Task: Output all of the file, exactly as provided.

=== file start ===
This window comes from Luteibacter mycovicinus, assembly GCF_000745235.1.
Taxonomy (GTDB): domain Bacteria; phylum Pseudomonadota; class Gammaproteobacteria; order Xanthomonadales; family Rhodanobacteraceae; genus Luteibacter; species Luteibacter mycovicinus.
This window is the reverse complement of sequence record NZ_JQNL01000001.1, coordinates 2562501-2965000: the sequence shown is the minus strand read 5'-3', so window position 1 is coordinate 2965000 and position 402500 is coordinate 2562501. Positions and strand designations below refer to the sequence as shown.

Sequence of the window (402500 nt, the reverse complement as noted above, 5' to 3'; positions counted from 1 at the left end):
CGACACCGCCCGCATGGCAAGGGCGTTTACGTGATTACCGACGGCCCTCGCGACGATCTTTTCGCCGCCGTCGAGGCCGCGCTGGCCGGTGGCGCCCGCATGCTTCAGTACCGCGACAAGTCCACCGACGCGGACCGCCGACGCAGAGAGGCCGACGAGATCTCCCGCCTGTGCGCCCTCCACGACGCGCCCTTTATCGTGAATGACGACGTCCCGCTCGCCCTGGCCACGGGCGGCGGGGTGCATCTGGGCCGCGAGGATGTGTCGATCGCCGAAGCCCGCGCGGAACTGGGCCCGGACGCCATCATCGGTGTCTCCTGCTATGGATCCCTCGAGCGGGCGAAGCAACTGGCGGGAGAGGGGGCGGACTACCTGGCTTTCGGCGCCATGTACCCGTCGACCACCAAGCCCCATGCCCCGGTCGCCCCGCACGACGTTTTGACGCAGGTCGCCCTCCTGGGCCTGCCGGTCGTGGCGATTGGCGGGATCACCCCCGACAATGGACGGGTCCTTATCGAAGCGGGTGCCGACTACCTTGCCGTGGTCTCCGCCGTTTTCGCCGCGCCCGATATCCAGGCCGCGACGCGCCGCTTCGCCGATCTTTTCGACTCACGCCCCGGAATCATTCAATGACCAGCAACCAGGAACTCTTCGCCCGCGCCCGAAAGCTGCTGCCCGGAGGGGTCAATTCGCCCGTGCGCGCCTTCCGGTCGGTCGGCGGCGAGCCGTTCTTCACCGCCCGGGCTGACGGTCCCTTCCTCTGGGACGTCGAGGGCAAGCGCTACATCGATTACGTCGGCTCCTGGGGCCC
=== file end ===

This window comes from Luteibacter mycovicinus, assembly GCF_000745235.1.
Taxonomy (GTDB): domain Bacteria; phylum Pseudomonadota; class Gammaproteobacteria; order Xanthomonadales; family Rhodanobacteraceae; genus Luteibacter; species Luteibacter mycovicinus.
This window is the reverse complement of sequence record NZ_JQNL01000001.1, coordinates 2562501-2965000: the sequence shown is the minus strand read 5'-3', so window position 1 is coordinate 2965000 and position 402500 is coordinate 2562501. Positions and strand designations below refer to the sequence as shown.

Sequence of the window (402500 nt, the reverse complement as noted above, 5' to 3'; positions counted from 1 at the left end):
CGACACCGCCCGCATGGCAAGGGCGTTTACGTGATTACCGACGGCCCTCGCGACGATCTTTTCGCCGCCGTCGAGGCCGCGCTGGCCGGTGGCGCCCGCATGCTTCAGTACCGCGACAAGTCCACCGACGCGGACCGCCGACGCAGAGAGGCCGACGAGATCTCCCGCCTGTGCGCCCTCCACGACGCGCCCTTTATCGTGAATGACGACGTCCCGCTCGCCCTGGCCACGGGCGGCGGGGTGCATCTGGGCCGCGAGGATGTGTCGATCGCCGAAGCCCGCGCGGAACTGGGCCCGGACGCCATCATCGGTGTCTCCTGCTATGGATCCCTCGAGCGGGCGAAGCAACTGGCGGGAGAGGGGGCGGACTACCTGGCTTTCGGCGCCATGTACCCGTCGACCACCAAGCCCCATGCCCCGGTCGCCCCGCACGACGTTTTGACGCAGGTCGCCCTCCTGGGCCTGCCGGTCGTGGCGATTGGCGGGATCACCCCCGACAATGGACGGGTCCTTATCGAAGCGGGTGCCGACTACCTTGCCGTGGTCTCCGCCGTTTTCGCCGCGCCCGATATCCAGGCCGCGACGCGCCGCTTCGCCGATCTTTTCGACTCACGCCCCGGAATCATTCAATGACCAGCAACCAGGAACTCTTCGCCCGCGCCCGAAAGCTGCTGCCCGGAGGGGTCAATTCGCCCGTGCGCGCCTTCCGGTCGGTCGGCGGCGAGCCGTTCTTCACCGCCCGGGCTGACGGTCCCTTCCTCTGGGACGTCGAGGGCAAGCGCTACATCGATTACGTCGGCTCCTGGGGCCC